A sizeable drop in mortgage rates last week inspired an upturn in mortgage applications, the Mortgage Bankers Association reported today in its weekly survey.

The market composite index, a measure of home loan application volume, rose 3.6 percent, climbing to 653.3 on a seasonally adjusted basis from 630.6 one week earlier.

The index that tracks home purchases gained 3.7 percent from mid-month, and the refinance index increased 3.6 percent, reversing five weeks of declines.

Both the purchase loan and adjustable-rate mortgage (ARM) shares of total applications increased last week, to 38.3 percent and 18.3 percent, respectively, while refinancings dipped to 43.4 percent, MBA reported.

Borrowing costs across all loan types were down for the first time in four weeks, with the average contract interest rate for 30-year fixed-rate mortgages falling to 6.13 percent from 6.22 percent, the 15-year fixed rate down from 5.92 percent to 5.82 percent, and the one-year ARM rate slipping from 5.89 percent to 5.79 percent.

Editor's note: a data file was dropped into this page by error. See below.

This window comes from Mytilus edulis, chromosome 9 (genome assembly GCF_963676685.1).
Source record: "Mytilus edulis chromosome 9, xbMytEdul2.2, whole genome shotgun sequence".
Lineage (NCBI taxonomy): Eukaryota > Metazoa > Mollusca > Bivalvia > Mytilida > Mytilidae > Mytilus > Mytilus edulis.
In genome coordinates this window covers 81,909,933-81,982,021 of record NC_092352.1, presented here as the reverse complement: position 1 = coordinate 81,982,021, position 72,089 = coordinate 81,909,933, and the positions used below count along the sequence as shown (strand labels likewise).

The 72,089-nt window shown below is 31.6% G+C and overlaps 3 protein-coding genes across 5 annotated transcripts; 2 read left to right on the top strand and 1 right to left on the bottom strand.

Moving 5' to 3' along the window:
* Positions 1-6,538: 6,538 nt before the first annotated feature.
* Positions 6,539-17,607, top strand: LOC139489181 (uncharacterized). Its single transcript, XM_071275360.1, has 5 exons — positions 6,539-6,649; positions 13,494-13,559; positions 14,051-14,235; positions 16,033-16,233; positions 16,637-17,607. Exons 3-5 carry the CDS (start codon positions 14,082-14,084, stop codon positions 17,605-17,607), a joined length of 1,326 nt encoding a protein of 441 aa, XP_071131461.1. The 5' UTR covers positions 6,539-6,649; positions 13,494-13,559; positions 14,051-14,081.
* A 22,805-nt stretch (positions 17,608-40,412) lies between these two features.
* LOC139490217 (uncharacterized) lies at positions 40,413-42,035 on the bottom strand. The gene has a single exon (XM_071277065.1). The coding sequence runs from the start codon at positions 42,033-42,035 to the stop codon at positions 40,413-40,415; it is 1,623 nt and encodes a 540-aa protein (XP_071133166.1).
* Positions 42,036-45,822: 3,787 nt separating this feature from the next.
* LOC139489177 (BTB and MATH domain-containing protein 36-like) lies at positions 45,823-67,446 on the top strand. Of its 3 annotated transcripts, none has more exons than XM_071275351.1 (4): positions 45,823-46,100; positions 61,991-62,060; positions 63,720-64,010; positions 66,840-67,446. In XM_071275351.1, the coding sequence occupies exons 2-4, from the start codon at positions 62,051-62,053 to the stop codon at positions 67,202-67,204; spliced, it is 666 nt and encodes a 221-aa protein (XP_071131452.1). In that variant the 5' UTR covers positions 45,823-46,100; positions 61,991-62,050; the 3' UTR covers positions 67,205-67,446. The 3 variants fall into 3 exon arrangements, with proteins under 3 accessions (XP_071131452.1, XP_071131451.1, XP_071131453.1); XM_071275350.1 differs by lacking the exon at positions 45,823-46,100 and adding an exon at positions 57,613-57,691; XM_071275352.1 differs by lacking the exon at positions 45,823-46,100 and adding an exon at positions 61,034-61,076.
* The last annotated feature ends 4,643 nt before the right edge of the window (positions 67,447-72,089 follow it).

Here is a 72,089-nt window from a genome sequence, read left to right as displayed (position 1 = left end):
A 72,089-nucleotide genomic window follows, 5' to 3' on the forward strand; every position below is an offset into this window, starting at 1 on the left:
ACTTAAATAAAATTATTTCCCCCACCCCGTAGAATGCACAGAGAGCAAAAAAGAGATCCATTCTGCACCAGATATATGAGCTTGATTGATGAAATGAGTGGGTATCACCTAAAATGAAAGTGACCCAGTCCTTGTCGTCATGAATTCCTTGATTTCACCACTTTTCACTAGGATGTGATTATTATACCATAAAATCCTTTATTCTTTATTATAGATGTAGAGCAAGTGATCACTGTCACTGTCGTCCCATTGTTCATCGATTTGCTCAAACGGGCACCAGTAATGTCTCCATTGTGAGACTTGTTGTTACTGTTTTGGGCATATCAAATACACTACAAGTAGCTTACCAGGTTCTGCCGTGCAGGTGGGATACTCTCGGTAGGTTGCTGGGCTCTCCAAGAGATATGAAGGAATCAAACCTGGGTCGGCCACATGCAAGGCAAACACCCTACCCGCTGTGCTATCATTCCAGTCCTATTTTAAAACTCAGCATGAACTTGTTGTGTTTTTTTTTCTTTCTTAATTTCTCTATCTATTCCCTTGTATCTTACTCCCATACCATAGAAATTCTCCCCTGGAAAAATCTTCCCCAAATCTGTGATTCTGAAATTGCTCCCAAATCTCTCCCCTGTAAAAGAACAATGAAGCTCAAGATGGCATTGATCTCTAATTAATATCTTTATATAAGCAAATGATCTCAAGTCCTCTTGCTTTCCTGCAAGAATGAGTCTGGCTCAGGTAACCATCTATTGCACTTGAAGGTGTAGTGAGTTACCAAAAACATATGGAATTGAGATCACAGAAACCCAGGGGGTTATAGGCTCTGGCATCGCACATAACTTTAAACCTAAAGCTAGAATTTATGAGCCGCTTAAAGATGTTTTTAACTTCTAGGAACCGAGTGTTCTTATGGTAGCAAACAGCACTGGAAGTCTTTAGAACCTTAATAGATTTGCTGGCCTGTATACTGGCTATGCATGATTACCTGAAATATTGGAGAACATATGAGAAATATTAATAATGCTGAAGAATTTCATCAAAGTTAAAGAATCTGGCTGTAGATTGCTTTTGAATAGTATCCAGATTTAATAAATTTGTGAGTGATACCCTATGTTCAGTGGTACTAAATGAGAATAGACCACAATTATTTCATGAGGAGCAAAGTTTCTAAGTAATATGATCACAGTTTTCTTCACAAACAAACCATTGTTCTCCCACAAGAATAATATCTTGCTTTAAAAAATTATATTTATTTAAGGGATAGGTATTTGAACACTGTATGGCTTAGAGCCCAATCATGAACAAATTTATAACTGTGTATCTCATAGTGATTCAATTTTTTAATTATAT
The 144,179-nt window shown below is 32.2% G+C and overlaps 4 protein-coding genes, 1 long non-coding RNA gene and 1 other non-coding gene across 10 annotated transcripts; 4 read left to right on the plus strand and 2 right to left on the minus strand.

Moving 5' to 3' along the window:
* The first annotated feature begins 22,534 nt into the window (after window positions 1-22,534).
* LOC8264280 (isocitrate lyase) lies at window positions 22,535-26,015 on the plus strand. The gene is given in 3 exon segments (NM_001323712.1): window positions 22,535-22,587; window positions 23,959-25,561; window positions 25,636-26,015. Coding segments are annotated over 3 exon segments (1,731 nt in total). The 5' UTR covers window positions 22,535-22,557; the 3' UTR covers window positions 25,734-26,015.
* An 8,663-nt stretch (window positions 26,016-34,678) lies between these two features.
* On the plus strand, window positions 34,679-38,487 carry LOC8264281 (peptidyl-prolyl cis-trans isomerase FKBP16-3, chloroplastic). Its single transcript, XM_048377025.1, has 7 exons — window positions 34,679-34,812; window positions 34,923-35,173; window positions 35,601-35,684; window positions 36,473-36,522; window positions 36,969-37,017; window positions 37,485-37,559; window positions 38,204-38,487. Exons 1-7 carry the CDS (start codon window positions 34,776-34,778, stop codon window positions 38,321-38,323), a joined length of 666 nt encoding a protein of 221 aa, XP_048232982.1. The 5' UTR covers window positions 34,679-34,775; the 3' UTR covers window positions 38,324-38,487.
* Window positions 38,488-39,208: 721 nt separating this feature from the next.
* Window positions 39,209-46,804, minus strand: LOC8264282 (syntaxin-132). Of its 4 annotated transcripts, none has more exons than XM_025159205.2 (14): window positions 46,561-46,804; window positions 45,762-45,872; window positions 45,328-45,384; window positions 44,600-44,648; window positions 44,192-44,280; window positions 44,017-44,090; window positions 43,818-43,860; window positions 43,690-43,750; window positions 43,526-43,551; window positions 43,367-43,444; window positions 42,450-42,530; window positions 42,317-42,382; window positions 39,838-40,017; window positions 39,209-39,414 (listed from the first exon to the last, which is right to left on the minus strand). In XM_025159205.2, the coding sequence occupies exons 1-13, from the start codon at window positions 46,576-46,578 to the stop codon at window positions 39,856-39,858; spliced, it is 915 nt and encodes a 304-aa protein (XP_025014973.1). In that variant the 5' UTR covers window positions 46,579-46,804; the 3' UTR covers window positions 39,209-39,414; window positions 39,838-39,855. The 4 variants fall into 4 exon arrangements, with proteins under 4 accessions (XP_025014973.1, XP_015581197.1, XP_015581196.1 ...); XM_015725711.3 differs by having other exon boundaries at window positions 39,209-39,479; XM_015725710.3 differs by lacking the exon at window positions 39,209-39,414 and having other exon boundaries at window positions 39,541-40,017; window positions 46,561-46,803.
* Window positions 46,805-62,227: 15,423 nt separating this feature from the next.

Points, which are loan-processing fees expressed as a percent of the total loan amount, averaged 1.32 on the 30-year loans, 1.27 on the 15-year, and 0.73 on one-year ARMs. Statistics, which include the origination fee, are based on loan-to-value ratios of 80 percent.

The Mortgage Bankers Association survey covers approximately 50 percent of all U.S. retail residential mortgage originations, and has been conducted weekly since 1990. Respondents include mortgage bankers, commercial banks and thrifts.

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